Definition: A person is “disabled” if he or she has “a physical or mental impairment that substantially limits one or more of the major life activities of such individual; has a record of such an impairment; or is regarded as having such an impairment. Major life activities include walking, seeing, hearing, speaking and several other activities.
Auxiliary aids and services are accommodations used to provide effective communication with people who are deaf or hard of hearing. They include, but are not limited to, the use of:
gestures or visual aids to supplement oral communication;
use of a Qualified Interpreter;
use of a notepad and pen or pencil to exchange written notes;
use of a computer or typewriter;
use of an assistive listening system or device to amplify sound; or
use of a teletypewriter (TTY), or videophone (video relay service or VRS).
Auxiliary aids and services must be provided unless the entity can demonstrate that doing so would fundamentally alter the nature of the service, or would constitute an undue burden (significant difficulty or expense). Undue burden is measured by the overall financial impact on the whole entity, not based on a single transaction. No surcharge is allowed for the expense of providing auxiliary aids, services or accommodations.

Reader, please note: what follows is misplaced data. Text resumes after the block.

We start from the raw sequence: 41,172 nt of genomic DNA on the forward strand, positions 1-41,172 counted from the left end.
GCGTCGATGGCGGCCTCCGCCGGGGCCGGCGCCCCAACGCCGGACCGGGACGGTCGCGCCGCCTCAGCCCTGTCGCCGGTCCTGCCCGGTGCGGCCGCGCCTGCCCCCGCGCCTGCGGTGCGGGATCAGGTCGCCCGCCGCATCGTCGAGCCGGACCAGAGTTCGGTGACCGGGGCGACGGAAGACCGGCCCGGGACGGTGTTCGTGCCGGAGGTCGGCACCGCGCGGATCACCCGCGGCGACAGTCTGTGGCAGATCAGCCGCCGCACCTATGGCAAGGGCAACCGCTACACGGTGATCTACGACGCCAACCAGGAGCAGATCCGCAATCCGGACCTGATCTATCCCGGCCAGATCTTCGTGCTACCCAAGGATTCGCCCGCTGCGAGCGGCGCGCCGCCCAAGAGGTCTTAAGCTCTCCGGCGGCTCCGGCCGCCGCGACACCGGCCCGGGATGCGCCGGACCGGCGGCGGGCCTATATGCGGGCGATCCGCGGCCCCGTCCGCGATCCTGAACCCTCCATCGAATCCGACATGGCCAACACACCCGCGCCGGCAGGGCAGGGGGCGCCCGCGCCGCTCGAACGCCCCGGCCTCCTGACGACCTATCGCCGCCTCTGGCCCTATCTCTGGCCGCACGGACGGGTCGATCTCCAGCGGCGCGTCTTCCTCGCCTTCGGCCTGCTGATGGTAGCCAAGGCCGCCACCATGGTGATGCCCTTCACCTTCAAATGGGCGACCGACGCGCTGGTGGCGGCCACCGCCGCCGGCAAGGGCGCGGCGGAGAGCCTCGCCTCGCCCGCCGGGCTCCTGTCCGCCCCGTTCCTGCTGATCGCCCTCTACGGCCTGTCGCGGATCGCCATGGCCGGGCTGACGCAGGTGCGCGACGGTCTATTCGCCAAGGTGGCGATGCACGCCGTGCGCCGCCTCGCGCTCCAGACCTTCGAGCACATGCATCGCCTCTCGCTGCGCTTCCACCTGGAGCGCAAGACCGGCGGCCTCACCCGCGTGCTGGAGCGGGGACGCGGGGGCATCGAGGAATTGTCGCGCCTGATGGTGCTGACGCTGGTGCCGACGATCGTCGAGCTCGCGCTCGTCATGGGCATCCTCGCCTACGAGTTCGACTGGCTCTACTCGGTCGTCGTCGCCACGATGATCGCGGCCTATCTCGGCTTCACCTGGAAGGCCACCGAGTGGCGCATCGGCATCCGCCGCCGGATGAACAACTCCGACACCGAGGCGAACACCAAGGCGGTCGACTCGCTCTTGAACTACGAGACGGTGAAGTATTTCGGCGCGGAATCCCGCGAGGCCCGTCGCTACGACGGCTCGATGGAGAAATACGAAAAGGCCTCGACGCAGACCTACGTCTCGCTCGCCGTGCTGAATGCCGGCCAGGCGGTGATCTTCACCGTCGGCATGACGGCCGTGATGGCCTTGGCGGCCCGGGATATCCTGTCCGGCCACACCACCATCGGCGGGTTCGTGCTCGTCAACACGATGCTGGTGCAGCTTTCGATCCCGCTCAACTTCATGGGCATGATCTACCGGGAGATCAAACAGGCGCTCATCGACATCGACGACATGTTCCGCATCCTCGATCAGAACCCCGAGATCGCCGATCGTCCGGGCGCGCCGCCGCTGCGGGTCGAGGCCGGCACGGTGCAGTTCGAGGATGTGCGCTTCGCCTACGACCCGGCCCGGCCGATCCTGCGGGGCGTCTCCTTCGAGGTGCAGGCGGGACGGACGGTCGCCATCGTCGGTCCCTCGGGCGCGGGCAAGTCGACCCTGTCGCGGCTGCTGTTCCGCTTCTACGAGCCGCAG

Disabled Access Tax Credit for Business
Small businesses that earned $1 million or less or had no more than 30 full time employees in the previous year may claim a tax credit up to $5,000 annually on Form 8826, Disabled Access Credit for 50% of eligible access expenditures paid over $250 to comply with ADA requirements, including auxiliary aids and sign language interpreters.
Deaf or Hard of Hearing Definition
Definition: Colorado CRS 13-90-202(6) Deaf or Hard of Hearing– means a person who has a functional hearing loss of sufficient severity to prevent aural comprehension, even with the assistance of hearing aids.
Effective Communication Definition
Definition: CRS 13-90-202(7) Effective communication– means those methods of communication that are individualized and culturally appropriate to a person who is deaf or hard of hearing so that he or she can easily understand all auditory information.
Qualified Interpreter Definition
Definition: CRS 13-90-202(8) Qualified Interpreter– means a person who has a valid certification of competency accepted by the Colorado Commission for the Deaf and Hard of Hearing (CCDHH) and includes, but is not limited to, oral interpreters, sign language interpreters, and intermediary interpreters.
CRS 24-34-803 Rights of individuals with service animals– A qualified individual with a disability has the right to be accompanied by a service animal individually trained for that individual without being required to pay an extra charge for the service animal.
Pikes Peak Public Library Deaf Resources
Pikes Peak Public Library has several assistive resources available for patrons. Equipment varies by library branch.
Sorenson Video Relay Service (VRS): a videophone allows people who are deaf, hard of hearing, or speech-impaired to communicate over high-speed Internet using American Sign Language (ASL). An ASL interpreter relays the phone call verbally to a hearing person. It replaces TTY or Text Telephone. VRS is paid for by the government’s Telecommunications Relay Service (TRS) fund.